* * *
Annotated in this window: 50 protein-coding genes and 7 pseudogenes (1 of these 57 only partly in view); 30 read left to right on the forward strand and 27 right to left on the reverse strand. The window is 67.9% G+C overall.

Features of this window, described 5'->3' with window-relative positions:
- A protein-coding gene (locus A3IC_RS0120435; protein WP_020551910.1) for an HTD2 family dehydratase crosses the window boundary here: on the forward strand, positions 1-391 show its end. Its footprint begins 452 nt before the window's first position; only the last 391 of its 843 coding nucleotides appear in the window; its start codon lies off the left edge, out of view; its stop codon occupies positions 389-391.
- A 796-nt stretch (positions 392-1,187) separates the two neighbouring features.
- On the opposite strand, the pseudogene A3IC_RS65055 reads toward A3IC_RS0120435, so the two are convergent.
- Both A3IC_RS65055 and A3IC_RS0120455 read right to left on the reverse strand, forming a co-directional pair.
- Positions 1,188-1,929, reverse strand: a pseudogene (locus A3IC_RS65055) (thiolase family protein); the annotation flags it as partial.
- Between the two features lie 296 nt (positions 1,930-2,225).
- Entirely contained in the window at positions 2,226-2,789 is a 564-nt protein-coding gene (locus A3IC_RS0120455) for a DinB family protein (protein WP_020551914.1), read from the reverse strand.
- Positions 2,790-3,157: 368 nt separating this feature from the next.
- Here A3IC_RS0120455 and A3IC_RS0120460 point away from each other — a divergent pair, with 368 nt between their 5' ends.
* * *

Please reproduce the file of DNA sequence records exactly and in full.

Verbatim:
Annotated in this window: 50 protein-coding genes and 7 pseudogenes (1 of these 57 only partly in view); 30 read left to right on the forward strand and 27 right to left on the reverse strand. The window is 67.9% G+C overall.

Features of this window, described 5'->3' with window-relative positions:
- A protein-coding gene (locus A3IC_RS0120435; protein WP_020551910.1) for an HTD2 family dehydratase crosses the window boundary here: on the forward strand, positions 1-391 show its end. Its footprint begins 452 nt before the window's first position; only the last 391 of its 843 coding nucleotides appear in the window; its start codon lies off the left edge, out of view; its stop codon occupies positions 389-391.
- A 796-nt stretch (positions 392-1,187) separates the two neighbouring features.
- On the opposite strand, the pseudogene A3IC_RS65055 reads toward A3IC_RS0120435, so the two are convergent.
- Both A3IC_RS65055 and A3IC_RS0120455 read right to left on the reverse strand, forming a co-directional pair.
- Positions 1,188-1,929, reverse strand: a pseudogene (locus A3IC_RS65055) (thiolase family protein); the annotation flags it as partial.
- Between the two features lie 296 nt (positions 1,930-2,225).
- Entirely contained in the window at positions 2,226-2,789 is a 564-nt protein-coding gene (locus A3IC_RS0120455) for a DinB family protein (protein WP_020551914.1), read from the reverse strand.
- Positions 2,790-3,157: 368 nt separating this feature from the next.
- Here A3IC_RS0120455 and A3IC_RS0120460 point away from each other — a divergent pair, with 368 nt between their 5' ends.